To keep your parents safe at home—and prevent falls and injuries—they need to have the right equipment on hand. Here are the essential items to help make your loved ones’ daily lives easier, less stressful, and more secure, plus what to have ready in case of an emergency.
As your parents get older, you worry about their physical and emotional health along with the challenges or emergencies they might face living on their own. You want to make sure they are safe and protected from falls, fires, and natural disasters like hurricanes and floods. Being able to anticipate and prevent potential hazards is crucial for their safety—and your peace of mind.
“With just a few safety measures you can help prevent falls and accidents, which can protect your parents and may even allow them to live at home longer,” says Amy Seigel, RN, BSN, a Certified Care Manager and the CEO and General Manager of Advocare, a professional care management company that is part of TheKey and performs home safety assessments.
Where do you start? Check your parents’ living space for some essential safety equipment and then install what’s missing. Not only will this help your mom and dad get around more easily and reduce injury risk, but it can also make them feel more confident and independent. Research backs this up: A 2019 study in the International Journal of Environmental Research and Public Health found that home modifications can reduce caregiving needs for older adults, make it easier for them to move around, and help foster independence.
Here’s how to make your parents’ home as safe as possible.
The Everyday Safety Items Your Parents Might Need
Medical alert device: These small, mobile devices allow your parents to call for help with the push of a button. They will immediately be connected to a dispatcher who will send emergency assistance if necessary. Some of these devices also offer GPS as well as automatic fall protection, which detects if your loved one falls and notifies a dispatcher. A medical alert device may be worn as a watch, wristband, or necklace. Your parents should wear them at all times, Seigel says, including in the shower (be sure to purchase one that’s waterproof).
Nonskid mats: Research shows that area rugs are among the top slipping and tripping hazards for older adults. Replace them with nonskid mats that stay in place on tile, wood, laminate, and other types of bare floors. Check the mats often to make sure no edges are coming up, and replace them as needed.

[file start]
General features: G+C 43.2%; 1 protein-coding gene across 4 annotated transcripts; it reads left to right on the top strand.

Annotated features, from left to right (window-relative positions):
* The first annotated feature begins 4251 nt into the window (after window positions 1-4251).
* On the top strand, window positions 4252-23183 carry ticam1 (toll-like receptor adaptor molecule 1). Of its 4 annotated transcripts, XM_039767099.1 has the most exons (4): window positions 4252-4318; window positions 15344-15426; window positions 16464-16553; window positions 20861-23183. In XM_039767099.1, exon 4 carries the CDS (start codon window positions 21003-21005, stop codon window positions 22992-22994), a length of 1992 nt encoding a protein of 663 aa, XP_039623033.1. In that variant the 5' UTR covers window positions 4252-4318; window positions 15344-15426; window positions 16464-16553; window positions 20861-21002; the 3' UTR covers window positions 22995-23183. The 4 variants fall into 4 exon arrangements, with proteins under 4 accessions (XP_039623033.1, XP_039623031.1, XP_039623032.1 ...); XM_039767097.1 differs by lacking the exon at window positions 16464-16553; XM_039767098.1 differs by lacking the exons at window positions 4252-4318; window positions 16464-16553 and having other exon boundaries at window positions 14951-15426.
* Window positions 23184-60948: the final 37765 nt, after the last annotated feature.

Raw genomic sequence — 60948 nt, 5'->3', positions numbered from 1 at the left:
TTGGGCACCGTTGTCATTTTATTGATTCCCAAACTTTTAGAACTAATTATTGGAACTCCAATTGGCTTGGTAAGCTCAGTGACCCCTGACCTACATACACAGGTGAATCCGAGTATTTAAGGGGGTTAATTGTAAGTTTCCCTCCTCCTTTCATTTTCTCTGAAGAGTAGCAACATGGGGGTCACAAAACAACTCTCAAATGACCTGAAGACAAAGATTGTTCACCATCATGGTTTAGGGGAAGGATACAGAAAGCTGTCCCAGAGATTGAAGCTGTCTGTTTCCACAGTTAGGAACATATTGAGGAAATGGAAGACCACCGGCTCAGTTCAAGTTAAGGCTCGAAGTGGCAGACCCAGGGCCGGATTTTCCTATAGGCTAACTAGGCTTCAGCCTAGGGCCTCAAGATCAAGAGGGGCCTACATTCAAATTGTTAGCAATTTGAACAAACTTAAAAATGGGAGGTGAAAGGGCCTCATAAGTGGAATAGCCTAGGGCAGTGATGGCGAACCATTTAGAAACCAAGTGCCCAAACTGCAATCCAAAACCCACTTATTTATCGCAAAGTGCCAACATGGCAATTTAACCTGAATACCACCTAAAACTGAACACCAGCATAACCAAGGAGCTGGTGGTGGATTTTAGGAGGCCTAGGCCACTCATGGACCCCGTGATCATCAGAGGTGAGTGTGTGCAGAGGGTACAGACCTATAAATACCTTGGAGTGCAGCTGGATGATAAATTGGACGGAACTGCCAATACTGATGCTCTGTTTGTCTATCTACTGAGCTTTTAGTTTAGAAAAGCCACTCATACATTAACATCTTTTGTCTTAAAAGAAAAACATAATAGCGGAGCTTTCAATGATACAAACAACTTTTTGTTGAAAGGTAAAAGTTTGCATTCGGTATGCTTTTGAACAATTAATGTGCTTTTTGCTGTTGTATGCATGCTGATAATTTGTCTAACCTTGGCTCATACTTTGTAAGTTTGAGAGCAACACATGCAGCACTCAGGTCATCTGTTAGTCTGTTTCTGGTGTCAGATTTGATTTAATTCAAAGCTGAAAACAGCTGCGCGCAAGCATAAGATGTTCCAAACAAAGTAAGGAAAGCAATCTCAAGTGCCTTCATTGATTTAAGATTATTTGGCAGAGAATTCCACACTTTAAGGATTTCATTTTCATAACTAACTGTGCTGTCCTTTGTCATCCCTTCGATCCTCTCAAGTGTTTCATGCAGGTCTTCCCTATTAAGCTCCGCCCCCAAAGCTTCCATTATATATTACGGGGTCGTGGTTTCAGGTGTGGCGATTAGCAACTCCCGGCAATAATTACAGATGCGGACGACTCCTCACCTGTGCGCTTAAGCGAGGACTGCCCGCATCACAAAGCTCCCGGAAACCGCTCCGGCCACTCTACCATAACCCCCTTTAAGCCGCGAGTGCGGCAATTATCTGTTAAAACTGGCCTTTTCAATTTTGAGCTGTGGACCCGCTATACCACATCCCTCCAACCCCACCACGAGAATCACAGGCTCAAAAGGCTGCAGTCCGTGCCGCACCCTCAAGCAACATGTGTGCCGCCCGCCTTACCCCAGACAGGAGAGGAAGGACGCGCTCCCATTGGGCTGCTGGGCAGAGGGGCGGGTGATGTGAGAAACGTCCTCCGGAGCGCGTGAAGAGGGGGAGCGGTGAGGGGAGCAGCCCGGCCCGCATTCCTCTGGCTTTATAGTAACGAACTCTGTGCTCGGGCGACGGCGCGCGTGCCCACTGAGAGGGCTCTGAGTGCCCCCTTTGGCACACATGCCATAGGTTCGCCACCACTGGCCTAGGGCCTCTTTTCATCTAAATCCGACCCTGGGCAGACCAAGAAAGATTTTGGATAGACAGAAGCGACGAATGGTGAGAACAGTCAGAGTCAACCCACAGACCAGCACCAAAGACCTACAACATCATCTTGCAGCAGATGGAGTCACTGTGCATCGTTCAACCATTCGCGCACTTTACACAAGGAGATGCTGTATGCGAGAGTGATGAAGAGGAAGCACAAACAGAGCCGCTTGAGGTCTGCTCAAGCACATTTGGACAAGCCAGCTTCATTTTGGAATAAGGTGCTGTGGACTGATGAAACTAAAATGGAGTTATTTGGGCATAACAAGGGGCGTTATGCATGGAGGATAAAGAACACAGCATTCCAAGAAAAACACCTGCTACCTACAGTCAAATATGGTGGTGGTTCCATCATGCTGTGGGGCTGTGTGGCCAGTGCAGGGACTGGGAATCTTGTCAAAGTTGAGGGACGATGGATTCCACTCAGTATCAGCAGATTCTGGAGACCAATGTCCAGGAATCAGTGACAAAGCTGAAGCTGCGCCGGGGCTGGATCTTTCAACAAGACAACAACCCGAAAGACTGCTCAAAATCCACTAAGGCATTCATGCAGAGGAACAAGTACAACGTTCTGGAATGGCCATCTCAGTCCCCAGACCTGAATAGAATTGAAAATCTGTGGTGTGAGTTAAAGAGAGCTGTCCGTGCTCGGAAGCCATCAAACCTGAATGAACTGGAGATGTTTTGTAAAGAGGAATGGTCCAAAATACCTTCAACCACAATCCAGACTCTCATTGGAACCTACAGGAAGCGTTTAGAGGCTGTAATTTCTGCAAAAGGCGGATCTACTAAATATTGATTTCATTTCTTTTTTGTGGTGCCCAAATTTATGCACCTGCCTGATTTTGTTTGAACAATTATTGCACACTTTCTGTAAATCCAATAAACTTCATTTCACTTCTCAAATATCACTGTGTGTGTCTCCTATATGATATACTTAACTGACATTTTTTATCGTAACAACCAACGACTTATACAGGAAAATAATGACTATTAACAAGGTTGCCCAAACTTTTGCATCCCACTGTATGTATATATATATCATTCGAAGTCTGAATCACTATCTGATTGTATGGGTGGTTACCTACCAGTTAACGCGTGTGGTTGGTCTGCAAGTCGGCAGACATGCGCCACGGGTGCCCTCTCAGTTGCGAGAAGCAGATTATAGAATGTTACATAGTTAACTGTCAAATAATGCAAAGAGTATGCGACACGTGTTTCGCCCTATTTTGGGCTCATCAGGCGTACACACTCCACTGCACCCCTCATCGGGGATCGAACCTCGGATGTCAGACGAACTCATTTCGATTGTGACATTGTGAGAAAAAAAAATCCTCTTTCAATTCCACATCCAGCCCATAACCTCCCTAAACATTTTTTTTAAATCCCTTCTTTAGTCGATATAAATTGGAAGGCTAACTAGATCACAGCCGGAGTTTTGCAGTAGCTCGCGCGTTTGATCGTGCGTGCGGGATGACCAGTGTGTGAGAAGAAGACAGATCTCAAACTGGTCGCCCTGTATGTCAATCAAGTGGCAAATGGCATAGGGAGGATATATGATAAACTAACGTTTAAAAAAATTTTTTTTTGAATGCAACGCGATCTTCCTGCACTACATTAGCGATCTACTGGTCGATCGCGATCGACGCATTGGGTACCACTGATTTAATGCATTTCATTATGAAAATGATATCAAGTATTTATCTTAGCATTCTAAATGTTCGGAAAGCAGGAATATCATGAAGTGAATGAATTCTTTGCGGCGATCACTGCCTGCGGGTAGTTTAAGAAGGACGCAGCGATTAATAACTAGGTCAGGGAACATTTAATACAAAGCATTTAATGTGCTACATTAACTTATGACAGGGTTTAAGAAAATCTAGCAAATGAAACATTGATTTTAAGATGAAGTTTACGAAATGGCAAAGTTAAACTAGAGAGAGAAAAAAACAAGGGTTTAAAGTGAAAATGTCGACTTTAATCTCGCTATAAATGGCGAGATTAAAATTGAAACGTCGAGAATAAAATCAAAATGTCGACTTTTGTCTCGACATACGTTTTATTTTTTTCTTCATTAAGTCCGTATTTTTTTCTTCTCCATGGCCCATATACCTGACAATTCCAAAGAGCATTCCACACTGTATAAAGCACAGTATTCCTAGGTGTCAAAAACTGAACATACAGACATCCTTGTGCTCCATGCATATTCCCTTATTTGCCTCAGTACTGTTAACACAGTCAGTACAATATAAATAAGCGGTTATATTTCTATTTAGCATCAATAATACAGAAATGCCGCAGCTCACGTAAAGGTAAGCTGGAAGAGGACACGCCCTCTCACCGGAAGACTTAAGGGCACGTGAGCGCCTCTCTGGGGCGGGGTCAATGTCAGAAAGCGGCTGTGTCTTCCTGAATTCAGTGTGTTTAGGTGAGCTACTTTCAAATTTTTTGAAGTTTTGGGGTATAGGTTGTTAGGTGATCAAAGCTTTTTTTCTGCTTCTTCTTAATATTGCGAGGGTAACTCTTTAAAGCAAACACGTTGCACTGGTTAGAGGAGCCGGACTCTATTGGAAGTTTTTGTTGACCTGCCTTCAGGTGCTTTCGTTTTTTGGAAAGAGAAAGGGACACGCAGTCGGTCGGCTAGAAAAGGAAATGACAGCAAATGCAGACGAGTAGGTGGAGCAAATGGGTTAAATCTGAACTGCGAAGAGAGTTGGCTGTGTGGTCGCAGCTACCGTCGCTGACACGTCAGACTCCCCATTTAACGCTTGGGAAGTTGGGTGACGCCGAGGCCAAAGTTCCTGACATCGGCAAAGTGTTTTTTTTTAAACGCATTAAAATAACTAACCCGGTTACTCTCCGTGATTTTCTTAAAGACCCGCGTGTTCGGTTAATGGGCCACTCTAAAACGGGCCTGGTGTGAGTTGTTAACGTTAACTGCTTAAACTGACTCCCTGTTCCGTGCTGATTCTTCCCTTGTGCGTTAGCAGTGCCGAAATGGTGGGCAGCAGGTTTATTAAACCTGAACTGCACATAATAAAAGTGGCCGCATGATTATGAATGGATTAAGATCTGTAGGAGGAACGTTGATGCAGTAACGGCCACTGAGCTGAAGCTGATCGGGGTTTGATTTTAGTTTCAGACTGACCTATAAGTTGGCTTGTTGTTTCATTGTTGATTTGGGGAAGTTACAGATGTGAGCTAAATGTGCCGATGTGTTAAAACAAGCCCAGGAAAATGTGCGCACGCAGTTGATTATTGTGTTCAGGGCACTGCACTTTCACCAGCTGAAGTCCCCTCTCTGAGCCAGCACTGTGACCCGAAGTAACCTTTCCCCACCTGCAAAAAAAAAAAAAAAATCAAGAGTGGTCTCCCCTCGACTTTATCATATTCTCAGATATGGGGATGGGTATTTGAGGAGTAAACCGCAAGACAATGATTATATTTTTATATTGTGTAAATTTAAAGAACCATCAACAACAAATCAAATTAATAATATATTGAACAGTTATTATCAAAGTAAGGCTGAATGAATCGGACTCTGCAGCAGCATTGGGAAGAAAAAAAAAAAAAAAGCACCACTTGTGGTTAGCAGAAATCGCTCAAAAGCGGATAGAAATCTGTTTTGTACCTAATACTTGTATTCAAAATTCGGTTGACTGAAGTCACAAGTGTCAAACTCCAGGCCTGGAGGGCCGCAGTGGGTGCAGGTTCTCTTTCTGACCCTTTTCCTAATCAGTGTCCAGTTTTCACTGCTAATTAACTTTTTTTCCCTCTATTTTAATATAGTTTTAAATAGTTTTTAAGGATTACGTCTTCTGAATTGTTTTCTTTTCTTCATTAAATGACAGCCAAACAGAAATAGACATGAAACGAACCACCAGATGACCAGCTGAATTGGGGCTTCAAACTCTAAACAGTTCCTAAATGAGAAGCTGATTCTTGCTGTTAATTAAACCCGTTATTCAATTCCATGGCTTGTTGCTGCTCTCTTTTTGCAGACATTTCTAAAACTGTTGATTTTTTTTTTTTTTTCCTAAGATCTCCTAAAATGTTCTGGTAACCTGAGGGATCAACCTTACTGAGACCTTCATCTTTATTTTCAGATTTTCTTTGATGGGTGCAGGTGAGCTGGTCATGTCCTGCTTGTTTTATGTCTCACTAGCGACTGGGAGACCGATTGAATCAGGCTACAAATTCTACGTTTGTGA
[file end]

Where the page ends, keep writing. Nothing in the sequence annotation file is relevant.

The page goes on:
Grab bars: Grab bars offer extra support for everyday activities like bathing and sitting down on and getting up from the toilet. “Be sure grab bars are properly installed by a professional,” advises Seigel. Have them installed inside and outside the shower or tub and next to all toilets. If either or both of your parents have balance or mobility issues, you should also have bars installed in hallways and near their bed. Every few months, check all grab bars to make sure they are securely attached to walls.
Shower chairs: These water-resistant, nonslip chairs go inside the shower or tub so that your loved one can sit down while bathing to prevent falls. Choose a chair with a back for extra stability.
An elevated toilet or a toilet seat riser: A taller commode, or a riser that adds height, makes getting on and off the toilet easier for an older adult who has trouble sitting and standing up again. Choose a toilet riser with arms if they need something to hold onto in order to stand up, Seigel says.
Motion-detecting night-lights and LED strips: Proper lighting helps prevent falls and disorientation, especially at night. Put LED light strips in bathrooms, hallways, stairways, and other areas where your parents walk. These are widely available and quick and easy to install—just peel off the backing and stick them to a surface. Make sure the path from the bedroom to the bathroom is particularly well-lit.
It’s also a good idea to place motion-detecting night-lights in bathrooms, the kitchen, the living room, and any other area where your parents might find themselves at night. If your loved ones have a pet that needs to be let out, install motion-sensing lights outdoors as well. And put motion-sensor LED strips leading up to and around the door they use to let the dog out. Check the lights regularly (at least once a month) to be certain they are working properly.
Automatic shutoff safety devices: Buy your parents appliances such as coffee makers, electric tea kettles, slow cookers, and toaster ovens with automatic shutoff features (older models often don’t have this capability). You can also purchase and install shutoff devices for electric and gas stoves.